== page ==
npm ERR! Tell the author that this fails on your system:
npm ERR!     node-waf configure build
npm ERR! You can get their info via:
npm ERR!     npm owner ls microtime
npm ERR! There is likely additional logging output above.
npm ERR! System Linux 4.9.24+
npm ERR! command "/usr/bin/nodejs" "/usr/bin/npm" "install" "socket"
npm ERR! cwd /home/pi/Desktop/touchUI
npm ERR! node -v v0.10.29
npm ERR! npm -v 1.4.21
npm ERR! code ELIFECYCLE
npm ERR!
npm ERR! Additional logging details can be found in:
npm ERR!     /home/pi/Desktop/touchUI/npm-debug.log
npm ERR! not ok code 0

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Ole Madsen wrote 06/09/2017 at 11:37 point

hi, I think it is a very cool project! But I also got the same problem. 

But I did found out it was problably an type error in the guide and an error with node.js version. So here is an updatede guide that should work :-)

cd ~

wget https://nodejs.org/dist/latest/node-v8.1.0-linux-armv6l.tar.gz
cd /usr/local
sudo tar xzvf ~/node-v8.1.0-linux-armv6l.tar.gz --strip=1
cd ~
sudo apt-get install apache2 npm git
git clone https://github.com/CoretechR/ZeroBot Desktop/touchUI
cd Desktop/touchUI
sudo npm install express
sudo npm install socket.io
sudo npm install pi-gpio
sudo npm install websocket


+install this way https://github.com/fivdi/pigpio#installation

the run


sudo npm install pigpio

If you run off you own router, please change the touch.html. http://10.0.0.1:9000 to your ip:9000. ex. http://192.168.1.22:9000

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Max.K wrote 06/13/2017 at 05:52 point

Thanks a lot for your solution. I will try to update the instructions.

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BokTech wrote 06/06/2017 at 14:55 point

Will you add more usage for the video robot?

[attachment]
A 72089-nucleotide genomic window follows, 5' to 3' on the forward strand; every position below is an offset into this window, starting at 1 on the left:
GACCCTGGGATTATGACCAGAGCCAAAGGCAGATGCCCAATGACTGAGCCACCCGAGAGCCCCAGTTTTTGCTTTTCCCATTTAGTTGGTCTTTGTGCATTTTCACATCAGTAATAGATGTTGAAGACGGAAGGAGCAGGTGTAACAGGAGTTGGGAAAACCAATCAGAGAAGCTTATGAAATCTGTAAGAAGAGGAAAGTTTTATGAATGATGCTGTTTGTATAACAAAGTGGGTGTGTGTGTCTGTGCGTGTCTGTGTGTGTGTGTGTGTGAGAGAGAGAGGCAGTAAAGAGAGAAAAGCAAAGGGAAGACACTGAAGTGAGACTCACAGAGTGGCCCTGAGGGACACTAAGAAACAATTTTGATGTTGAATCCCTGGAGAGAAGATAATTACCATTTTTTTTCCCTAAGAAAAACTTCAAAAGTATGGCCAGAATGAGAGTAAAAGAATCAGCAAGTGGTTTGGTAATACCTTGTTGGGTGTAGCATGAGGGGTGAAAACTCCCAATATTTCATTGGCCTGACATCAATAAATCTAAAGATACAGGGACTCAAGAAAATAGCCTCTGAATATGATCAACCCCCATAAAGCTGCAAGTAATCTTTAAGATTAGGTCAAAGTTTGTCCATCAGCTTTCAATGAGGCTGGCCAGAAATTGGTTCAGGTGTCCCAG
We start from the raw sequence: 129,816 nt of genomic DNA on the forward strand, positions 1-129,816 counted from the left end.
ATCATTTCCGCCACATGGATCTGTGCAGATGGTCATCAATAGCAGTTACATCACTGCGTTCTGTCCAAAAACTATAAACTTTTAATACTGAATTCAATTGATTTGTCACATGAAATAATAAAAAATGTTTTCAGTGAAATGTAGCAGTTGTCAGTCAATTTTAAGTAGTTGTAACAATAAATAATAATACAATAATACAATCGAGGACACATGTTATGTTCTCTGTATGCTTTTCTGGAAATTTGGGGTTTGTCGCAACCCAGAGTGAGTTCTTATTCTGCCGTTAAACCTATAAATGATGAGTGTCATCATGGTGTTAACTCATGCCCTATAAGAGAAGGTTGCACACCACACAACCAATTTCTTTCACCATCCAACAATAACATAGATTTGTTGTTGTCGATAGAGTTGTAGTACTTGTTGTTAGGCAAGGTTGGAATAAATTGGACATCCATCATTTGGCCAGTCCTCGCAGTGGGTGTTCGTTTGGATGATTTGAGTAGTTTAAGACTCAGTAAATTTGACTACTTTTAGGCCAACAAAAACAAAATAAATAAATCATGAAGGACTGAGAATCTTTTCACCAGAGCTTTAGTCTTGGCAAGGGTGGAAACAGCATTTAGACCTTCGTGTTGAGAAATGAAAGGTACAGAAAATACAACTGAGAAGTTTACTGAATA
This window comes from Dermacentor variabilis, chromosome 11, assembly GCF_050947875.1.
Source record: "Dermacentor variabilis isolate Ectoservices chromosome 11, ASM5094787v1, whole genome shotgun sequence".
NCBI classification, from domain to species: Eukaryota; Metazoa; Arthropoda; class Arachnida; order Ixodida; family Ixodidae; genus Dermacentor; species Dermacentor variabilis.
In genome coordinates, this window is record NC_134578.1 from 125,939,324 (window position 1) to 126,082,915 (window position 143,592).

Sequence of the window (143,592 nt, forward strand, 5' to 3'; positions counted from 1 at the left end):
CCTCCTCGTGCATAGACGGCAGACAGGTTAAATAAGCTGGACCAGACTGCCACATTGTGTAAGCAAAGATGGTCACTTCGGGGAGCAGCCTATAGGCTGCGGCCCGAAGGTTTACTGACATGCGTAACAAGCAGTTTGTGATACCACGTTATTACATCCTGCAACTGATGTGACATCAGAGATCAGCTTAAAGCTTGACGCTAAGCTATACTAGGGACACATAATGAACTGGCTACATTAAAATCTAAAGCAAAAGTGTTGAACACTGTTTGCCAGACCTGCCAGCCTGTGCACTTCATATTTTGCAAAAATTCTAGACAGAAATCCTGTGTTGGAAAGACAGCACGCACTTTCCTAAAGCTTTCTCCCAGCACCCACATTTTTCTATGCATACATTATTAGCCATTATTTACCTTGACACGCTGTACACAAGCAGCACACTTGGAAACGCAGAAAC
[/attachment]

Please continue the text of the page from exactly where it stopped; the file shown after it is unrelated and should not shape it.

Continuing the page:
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Max.K wrote 06/06/2017 at 16:31 point

Yes, but probably at a later time. OpenCV would be a nice addition.

  Are you sure? yes | no

Wudagem wrote 06/05/2017 at 16:10 point

Would you consider making the Fusion 360 Models available, so they can be modified easily?

  Are you sure? yes | no

Max.K wrote 06/13/2017 at 07:33 point

No problem, a link to the Fusion 360 model is now on the project page.

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guiducci.alessandro wrote 06/05/2017 at 14:13 point

Hi Max, can i supply 5V to both raspberry and DC driver

  Are you sure? yes | no

Max.K wrote 06/05/2017 at 15:51 point

The 5V should not be coming from the same source. The noise from the motors can potentially harm the Raspberry. Try to use two voltage sources, but both devices can handle 5V.

  Are you sure? yes | no

juandelacosta wrote 06/03/2017 at 06:54 point
2600mAh Power Bank

 what brand?

  Are you sure? yes | no

Craig Hissett wrote 06/01/2017 at 19:15 point

This is bloody marvellous matey!

The design is fantastic, and the use of common parts marks this a fantastic project.

I need to get this printed somewhere!

  Are you sure? yes | no

andy.meggs wrote 06/01/2017 at 14:46 point

Can this be made to be controlled from anywhere? Connect to router with port-

forwarding?

  Are you sure? yes | no

Max.K wrote 06/01/2017 at 15:16 point

Yes, connecting it to a router is much easier than the access point mode. Port forwarding should not be a problem from there.

  Are you sure? yes | no

juandelacosta wrote 06/01/2017 at 08:25 point

Raspberry Camera Module. is this version 2 or 1?

  Are you sure? yes | no

Max.K wrote 06/01/2017 at 10:22 point

It is the first version with 5MP.

  Are you sure? yes | no